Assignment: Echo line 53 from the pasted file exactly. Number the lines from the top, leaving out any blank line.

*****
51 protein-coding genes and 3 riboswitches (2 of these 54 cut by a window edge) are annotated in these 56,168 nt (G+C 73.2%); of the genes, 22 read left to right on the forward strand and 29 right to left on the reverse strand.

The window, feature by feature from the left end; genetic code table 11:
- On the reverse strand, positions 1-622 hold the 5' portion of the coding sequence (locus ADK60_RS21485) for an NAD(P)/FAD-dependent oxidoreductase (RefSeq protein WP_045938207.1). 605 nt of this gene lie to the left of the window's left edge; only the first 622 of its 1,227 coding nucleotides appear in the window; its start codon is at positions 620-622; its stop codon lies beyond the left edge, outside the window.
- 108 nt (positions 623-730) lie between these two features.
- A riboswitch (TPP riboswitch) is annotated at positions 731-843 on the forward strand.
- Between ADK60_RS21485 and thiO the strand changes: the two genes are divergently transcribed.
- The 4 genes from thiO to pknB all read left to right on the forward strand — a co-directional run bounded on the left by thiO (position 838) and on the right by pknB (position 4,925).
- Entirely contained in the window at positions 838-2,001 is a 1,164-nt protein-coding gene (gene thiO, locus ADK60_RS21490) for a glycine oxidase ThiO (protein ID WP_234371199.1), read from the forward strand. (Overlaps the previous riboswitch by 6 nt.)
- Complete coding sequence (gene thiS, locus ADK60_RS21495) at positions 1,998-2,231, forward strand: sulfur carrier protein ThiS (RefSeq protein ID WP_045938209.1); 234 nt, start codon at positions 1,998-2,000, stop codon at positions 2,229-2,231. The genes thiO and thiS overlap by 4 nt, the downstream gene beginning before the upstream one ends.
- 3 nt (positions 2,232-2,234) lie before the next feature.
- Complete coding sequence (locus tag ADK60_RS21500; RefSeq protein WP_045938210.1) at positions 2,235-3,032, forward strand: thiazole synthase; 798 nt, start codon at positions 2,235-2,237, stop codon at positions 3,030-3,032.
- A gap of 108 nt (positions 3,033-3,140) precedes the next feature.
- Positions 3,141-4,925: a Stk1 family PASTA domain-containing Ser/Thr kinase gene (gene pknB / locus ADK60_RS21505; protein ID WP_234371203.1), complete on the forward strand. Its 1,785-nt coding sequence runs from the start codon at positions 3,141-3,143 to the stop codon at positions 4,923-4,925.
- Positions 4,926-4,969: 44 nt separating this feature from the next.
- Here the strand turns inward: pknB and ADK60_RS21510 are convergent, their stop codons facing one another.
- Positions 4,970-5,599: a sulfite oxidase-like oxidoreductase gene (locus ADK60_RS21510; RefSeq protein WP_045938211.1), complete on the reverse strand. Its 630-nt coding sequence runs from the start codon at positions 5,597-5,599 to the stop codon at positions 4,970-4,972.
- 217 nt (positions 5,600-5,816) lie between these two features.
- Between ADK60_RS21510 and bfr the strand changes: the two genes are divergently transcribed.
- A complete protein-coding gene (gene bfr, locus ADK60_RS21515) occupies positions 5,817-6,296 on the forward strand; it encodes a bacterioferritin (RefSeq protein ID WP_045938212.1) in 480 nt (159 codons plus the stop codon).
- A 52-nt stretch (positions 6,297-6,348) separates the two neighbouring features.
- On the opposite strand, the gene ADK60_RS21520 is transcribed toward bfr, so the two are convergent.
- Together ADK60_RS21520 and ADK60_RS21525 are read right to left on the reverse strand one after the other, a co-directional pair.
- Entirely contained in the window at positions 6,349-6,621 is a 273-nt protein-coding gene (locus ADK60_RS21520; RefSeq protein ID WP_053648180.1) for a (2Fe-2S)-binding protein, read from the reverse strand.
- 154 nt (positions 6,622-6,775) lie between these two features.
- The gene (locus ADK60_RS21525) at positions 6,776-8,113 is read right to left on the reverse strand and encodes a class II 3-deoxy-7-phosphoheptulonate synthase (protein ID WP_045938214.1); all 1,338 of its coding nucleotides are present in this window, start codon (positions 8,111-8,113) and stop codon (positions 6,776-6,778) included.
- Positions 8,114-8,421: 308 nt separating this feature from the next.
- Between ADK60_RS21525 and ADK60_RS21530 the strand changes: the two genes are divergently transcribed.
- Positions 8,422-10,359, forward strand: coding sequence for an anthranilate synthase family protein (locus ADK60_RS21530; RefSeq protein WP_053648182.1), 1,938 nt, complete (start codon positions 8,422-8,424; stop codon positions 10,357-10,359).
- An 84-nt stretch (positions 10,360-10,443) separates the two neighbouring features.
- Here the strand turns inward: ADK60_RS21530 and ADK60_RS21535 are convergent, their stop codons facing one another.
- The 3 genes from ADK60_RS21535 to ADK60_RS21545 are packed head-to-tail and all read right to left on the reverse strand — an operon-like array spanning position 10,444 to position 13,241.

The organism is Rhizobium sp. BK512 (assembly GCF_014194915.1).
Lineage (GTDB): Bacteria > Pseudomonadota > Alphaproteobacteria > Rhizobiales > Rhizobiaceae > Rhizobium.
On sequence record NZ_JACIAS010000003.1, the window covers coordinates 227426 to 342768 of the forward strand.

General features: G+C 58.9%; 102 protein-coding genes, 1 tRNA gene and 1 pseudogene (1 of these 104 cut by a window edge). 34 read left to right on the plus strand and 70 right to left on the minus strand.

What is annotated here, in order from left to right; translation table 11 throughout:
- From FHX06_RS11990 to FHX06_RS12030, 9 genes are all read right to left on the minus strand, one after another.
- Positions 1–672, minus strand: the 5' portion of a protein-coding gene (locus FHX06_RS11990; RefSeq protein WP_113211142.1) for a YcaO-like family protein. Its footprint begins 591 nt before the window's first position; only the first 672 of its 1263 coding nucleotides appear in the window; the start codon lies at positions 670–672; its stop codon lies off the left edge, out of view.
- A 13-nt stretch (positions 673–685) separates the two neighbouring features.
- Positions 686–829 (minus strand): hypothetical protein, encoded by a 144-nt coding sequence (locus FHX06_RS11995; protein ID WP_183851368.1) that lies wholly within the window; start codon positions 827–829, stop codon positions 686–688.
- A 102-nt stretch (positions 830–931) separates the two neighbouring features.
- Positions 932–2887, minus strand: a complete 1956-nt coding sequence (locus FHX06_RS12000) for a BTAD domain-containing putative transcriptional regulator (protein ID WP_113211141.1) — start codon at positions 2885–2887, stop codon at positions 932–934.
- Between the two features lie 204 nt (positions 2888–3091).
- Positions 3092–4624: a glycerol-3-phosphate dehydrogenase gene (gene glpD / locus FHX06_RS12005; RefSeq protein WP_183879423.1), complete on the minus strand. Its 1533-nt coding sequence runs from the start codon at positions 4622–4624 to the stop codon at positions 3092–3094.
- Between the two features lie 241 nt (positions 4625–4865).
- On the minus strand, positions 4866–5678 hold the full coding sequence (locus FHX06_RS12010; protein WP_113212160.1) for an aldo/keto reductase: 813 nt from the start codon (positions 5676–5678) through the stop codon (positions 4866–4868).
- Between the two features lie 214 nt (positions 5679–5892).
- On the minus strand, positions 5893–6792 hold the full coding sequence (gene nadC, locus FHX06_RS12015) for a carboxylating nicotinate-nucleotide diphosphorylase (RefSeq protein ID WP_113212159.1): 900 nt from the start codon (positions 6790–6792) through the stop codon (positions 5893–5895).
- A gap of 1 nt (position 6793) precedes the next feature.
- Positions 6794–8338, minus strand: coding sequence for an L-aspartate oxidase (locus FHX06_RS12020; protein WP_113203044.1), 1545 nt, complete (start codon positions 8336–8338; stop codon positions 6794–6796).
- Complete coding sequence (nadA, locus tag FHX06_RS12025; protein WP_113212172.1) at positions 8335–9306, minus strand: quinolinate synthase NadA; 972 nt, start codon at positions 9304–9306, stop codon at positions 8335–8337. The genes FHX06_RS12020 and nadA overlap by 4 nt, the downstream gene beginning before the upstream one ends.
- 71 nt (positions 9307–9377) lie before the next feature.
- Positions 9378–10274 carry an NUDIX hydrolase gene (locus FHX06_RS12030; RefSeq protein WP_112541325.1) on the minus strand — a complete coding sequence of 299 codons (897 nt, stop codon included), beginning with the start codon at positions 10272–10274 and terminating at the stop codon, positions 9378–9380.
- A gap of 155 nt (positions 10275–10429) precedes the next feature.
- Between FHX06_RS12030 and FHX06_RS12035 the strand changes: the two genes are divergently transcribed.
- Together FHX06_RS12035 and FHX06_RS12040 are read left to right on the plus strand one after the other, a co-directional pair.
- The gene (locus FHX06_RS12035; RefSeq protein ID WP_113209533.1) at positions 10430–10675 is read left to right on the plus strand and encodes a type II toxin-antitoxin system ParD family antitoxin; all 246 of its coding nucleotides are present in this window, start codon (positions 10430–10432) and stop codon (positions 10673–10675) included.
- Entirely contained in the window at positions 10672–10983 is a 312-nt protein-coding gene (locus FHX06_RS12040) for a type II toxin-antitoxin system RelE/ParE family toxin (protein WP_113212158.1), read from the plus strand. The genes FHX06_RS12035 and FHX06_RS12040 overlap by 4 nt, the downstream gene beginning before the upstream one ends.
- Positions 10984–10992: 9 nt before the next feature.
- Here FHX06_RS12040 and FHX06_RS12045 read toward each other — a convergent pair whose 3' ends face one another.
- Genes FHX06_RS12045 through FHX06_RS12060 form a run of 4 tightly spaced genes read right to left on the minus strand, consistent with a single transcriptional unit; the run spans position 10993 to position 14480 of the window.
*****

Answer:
- Positions 9378–10274 carry an NUDIX hydrolase gene (locus FHX06_RS12030; RefSeq protein WP_112541325.1) on the minus strand — a complete coding sequence of 299 codons (897 nt, stop codon included), beginning with the start codon at positions 10272–10274 and terminating at the stop codon, positions 9378–9380.